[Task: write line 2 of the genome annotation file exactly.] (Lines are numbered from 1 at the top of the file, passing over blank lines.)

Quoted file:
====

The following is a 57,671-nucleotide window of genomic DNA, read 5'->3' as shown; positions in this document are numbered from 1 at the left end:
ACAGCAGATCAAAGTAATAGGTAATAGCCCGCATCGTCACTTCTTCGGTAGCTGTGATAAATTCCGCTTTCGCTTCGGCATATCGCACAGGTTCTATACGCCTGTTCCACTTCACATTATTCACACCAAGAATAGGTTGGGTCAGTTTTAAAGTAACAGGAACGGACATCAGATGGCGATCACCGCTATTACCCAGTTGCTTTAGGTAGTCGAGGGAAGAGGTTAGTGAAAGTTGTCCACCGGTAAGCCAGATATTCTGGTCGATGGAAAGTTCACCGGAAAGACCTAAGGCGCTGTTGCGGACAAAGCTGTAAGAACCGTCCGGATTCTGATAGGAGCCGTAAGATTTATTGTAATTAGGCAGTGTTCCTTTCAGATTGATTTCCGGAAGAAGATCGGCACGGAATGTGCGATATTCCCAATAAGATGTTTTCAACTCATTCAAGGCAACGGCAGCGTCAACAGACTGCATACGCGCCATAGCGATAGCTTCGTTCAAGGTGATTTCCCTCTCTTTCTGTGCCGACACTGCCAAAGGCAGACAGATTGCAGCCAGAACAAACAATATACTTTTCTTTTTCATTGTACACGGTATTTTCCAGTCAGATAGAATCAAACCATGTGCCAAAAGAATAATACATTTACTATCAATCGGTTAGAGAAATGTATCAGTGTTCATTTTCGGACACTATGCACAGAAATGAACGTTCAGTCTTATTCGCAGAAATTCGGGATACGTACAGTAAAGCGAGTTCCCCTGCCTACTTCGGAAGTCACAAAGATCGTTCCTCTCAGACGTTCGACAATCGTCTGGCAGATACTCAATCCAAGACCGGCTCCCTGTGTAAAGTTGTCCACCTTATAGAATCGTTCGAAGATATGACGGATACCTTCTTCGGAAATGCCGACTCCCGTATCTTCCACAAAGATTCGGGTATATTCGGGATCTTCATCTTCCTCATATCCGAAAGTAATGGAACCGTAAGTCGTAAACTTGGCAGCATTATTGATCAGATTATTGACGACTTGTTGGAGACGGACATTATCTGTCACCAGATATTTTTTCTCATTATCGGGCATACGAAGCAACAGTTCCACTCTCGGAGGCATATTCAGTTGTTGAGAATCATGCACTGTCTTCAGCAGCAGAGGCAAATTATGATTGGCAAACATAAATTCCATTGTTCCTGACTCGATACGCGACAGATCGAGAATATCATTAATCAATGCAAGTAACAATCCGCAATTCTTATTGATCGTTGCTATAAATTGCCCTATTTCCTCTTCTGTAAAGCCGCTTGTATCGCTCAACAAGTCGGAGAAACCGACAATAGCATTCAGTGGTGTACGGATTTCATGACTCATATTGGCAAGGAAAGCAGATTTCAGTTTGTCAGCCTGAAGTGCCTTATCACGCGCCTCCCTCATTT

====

ACAGCAGATCAAAGTAATAGGTAATAGCCCGCATCGTCACTTCTTCGGTAGCTGTGATAAATTCCGCTTTCGCTTCGGCATATCGCACAGGTTCTATACGCCTGTTCCACTTCACATTATTCACACCAAGAATAGGTTGGGTCAGTTTTAAAGTAACAGGAACGGACATCAGATGGCGATCACCGCTATTACCCAGTTGCTTTAGGTAGTCGAGGGAAGAGGTTAGTGAAAGTTGTCCACCGGTAAGCCAGATATTCTGGTCGATGGAAAGTTCACCGGAAAGACCTAAGGCGCTGTTGCGGACAAAGCTGTAAGAACCGTCCGGATTCTGATAGGAGCCGTAAGATTTATTGTAATTAGGCAGTGTTCCTTTCAGATTGATTTCCGGAAGAAGATCGGCACGGAATGTGCGATATTCCCAATAAGATGTTTTCAACTCATTCAAGGCAACGGCAGCGTCAACAGACTGCATACGCGCCATAGCGATAGCTTCGTTCAAGGTGATTTCCCTCTCTTTCTGTGCCGACACTGCCAAAGGCAGACAGATTGCAGCCAGAACAAACAATATACTTTTCTTTTTCATTGTACACGGTATTTTCCAGTCAGATAGAATCAAACCATGTGCCAAAAGAATAATACATTTACTATCAATCGGTTAGAGAAATGTATCAGTGTTCATTTTCGGACACTATGCACAGAAATGAACGTTCAGTCTTATTCGCAGAAATTCGGGATACGTACAGTAAAGCGAGTTCCCCTGCCTACTTCGGAAGTCACAAAGATCGTTCCTCTCAGACGTTCGACAATCGTCTGGCAGATACTCAATCCAAGACCGGCTCCCTGTGTAAAGTTGTCCACCTTATAGAATCGTTCGAAGATATGACGGATACCTTCTTCGGAAATGCCGACTCCCGTATCTTCCACAAAGATTCGGGTATATTCGGGATCTTCATCTTCCTCATATCCGAAAGTAATGGAACCGTAAGTCGTAAACTTGGCAGCATTATTGATCAGATTATTGACGACTTGTTGGAGACGGACATTATCTGTCACCAGATATTTTTTCTCATTATCGGGCATACGAAGCAACAGTTCCACTCTCGGAGGCATATTCAGTTGTTGAGAATCATGCACTGTCTTCAGCAGCAGAGGCAAATTATGATTGGCAAACATAAATTCCATTGTTCCTGACTCGATACGCGACAGATCGAGAATATCATTAATCAATGCAAGTAACAATCCGCAATTCTTATTGATCGTTGCTATAAATTGCCCTATTTCCTCTTCTGTAAAGCCGCTTGTATCGCTCAACAAGTCGGAGAAACCGACAATAGCATTCAGTGGTGTACGGATTTCATGACTCATATTGGCAAGGAAAGCAGATTTCAGTTTGTCAGCCTGAAGTGCCTTATCACGCGCCTCCCTCATTT